For nearly a decade Dixie Lee’s Vino Manzanita Wine Bar and Restaurant was the place to pull up a stool and savor a glass of wine.But in 2016, fate frowned on Dixie not once, but twice. After a tornado seriously damaged the Wine Bar building, Dixie’s mom fell, needing her help in Eastern Oregon.It didn’t seem she had much choice, but to close up shop.But this spring, Dixie’s back. There’s a new location and a new way of doing business, but it’s still the same smiling, happy-to-serve, Dixie. Dixie’s Vino Bottle Shop is open again!Dixie’s Vino on 174 Laneda Avenue in Manzanita is a bottle shop and a tasting room. You can sample from one or all three wines Dixie has opened, or skip the tasting and grab a couple of bottles to take along.“I have probably 500 bottles in the shop,” Dixie said. “I’m trying to keep it very simple. I like to buy from small eclectic little vineyards, wine you don’t find in the grocery stores. Occasionally there is a cross over because my customers request it. I change out my tastings about every 10 days.” Dixie LeeShe also offers beer and port.Visitors to Dixie’s old shop will recognize the bar, which she managed to save and rework for the new place.“It turned out just beautiful,” Dixie said. “I am so happy with it.”You can hang with Dixie Wednesday through Sunday from 11 a.m. – 6 p.m., with extended hours coming after Memorial Day.The post Dixie’s Vino reopens appeared first on Tillamook Coast.
Source: Visit Tillamook Coast

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Make Your Home Safe In a Disaster! Emgerency Volunteer Corps of Nehalem Bay Presents Shelter in Place Tips June 9th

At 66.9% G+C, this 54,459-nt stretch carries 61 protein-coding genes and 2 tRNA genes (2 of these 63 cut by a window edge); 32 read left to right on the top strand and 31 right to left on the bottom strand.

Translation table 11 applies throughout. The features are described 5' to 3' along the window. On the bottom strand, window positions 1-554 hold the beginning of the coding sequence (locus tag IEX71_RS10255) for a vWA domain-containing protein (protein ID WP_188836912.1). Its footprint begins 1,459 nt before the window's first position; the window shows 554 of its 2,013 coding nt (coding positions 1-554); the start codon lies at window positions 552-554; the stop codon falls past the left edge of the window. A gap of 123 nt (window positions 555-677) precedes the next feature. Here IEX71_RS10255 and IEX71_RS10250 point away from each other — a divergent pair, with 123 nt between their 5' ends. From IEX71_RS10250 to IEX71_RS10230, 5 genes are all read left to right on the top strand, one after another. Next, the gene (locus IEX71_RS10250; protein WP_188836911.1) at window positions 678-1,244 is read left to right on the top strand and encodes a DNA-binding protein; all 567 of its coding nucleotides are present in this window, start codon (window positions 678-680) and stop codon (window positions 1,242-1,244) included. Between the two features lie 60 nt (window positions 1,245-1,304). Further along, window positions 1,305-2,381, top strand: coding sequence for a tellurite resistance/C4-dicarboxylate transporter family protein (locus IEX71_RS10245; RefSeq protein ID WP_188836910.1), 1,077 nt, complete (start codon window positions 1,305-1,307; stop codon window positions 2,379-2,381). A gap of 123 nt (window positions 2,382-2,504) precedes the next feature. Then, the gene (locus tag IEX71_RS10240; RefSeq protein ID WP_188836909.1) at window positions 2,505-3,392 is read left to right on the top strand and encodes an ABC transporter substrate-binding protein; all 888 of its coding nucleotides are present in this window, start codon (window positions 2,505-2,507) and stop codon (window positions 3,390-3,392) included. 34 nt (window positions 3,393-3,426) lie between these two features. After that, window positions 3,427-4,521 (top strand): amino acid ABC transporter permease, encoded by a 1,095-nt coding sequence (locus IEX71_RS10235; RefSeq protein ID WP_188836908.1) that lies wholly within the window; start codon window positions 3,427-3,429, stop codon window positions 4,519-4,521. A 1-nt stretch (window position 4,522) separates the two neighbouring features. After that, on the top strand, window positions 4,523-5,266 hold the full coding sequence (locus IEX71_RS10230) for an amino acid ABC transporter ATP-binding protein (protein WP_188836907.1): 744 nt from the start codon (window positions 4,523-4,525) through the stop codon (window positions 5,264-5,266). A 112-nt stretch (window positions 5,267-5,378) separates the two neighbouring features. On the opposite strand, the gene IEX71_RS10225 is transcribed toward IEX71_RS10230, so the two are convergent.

Posted by on May 21, 2018 in Tillamook County Pioneer | Comments Off on Make Your Home Safe In a Disaster! Emgerency Volunteer Corps of Nehalem Bay Presents Shelter in Place Tips June 9th

www.tillamookcountypioneer.net

Houses provide shelter, protection from the elements, warmth, and can be an emotional comfort to a displaced population. Sheltering in place may be the best option for you post disaster – if you take some steps now to prepare. As residents of Nehalem Bay, you may want to know how to prepare your home before a disaster.

Join Emergency Volunteers Corps of Nehalem Bay (EVCNB) Saturday, June 9th from 1pm to 3pm at Pine Grove Community House, 225 Laneda Avenue, Manzanita.

Come and learn things you can do now to your home that will benefit both you and the structure after any disaster. Examples of steps you can take include uniting the foundation and the house, checking the crawlspace for unsafe wiring or plumbing, making certain egress windows are openable and more.

The session is organized into three parts:

  • Home insurance
  • Actions you can take now and
  • Choosing a contractor

The presenter is Lee Hiltenbrand, a retired senior building inspector for the City of Portland. Lee has over 40 combined years in the building and inspection trades. He has prepared and presented classes for City and State Building Officials, the Oregon Home builders Association, the Oregon Remodelers Association and other Community forums. Lee has also been active with EVCNB for two years.
Disasters Happen – Be Prepared
EVCNB.ORG


Source: Tillamook County Pioneer